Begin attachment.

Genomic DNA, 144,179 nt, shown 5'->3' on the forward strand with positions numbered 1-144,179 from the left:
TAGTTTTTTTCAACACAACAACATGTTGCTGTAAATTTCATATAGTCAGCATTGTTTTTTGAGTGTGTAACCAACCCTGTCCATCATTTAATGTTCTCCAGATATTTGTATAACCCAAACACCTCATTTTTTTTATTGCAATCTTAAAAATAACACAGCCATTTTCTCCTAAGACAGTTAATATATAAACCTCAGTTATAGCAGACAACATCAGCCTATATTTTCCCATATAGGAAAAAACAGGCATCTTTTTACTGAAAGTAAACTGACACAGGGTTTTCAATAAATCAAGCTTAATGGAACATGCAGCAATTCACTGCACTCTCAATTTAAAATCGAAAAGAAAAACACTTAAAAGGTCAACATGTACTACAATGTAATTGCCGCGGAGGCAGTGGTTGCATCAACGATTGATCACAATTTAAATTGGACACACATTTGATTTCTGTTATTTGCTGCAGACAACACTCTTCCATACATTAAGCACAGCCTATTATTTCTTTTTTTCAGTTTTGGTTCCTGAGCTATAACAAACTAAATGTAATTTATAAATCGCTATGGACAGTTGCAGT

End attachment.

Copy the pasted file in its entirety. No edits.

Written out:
Genomic DNA, 144,179 nt, shown 5'->3' on the forward strand with positions numbered 1-144,179 from the left:
TAGTTTTTTTCAACACAACAACATGTTGCTGTAAATTTCATATAGTCAGCATTGTTTTTTGAGTGTGTAACCAACCCTGTCCATCATTTAATGTTCTCCAGATATTTGTATAACCCAAACACCTCATTTTTTTTATTGCAATCTTAAAAATAACACAGCCATTTTCTCCTAAGACAGTTAATATATAAACCTCAGTTATAGCAGACAACATCAGCCTATATTTTCCCATATAGGAAAAAACAGGCATCTTTTTACTGAAAGTAAACTGACACAGGGTTTTCAATAAATCAAGCTTAATGGAACATGCAGCAATTCACTGCACTCTCAATTTAAAATCGAAAAGAAAAACACTTAAAAGGTCAACATGTACTACAATGTAATTGCCGCGGAGGCAGTGGTTGCATCAACGATTGATCACAATTTAAATTGGACACACATTTGATTTCTGTTATTTGCTGCAGACAACACTCTTCCATACATTAAGCACAGCCTATTATTTCTTTTTTTCAGTTTTGGTTCCTGAGCTATAACAAACTAAATGTAATTTATAAATCGCTATGGACAGTTGCAGT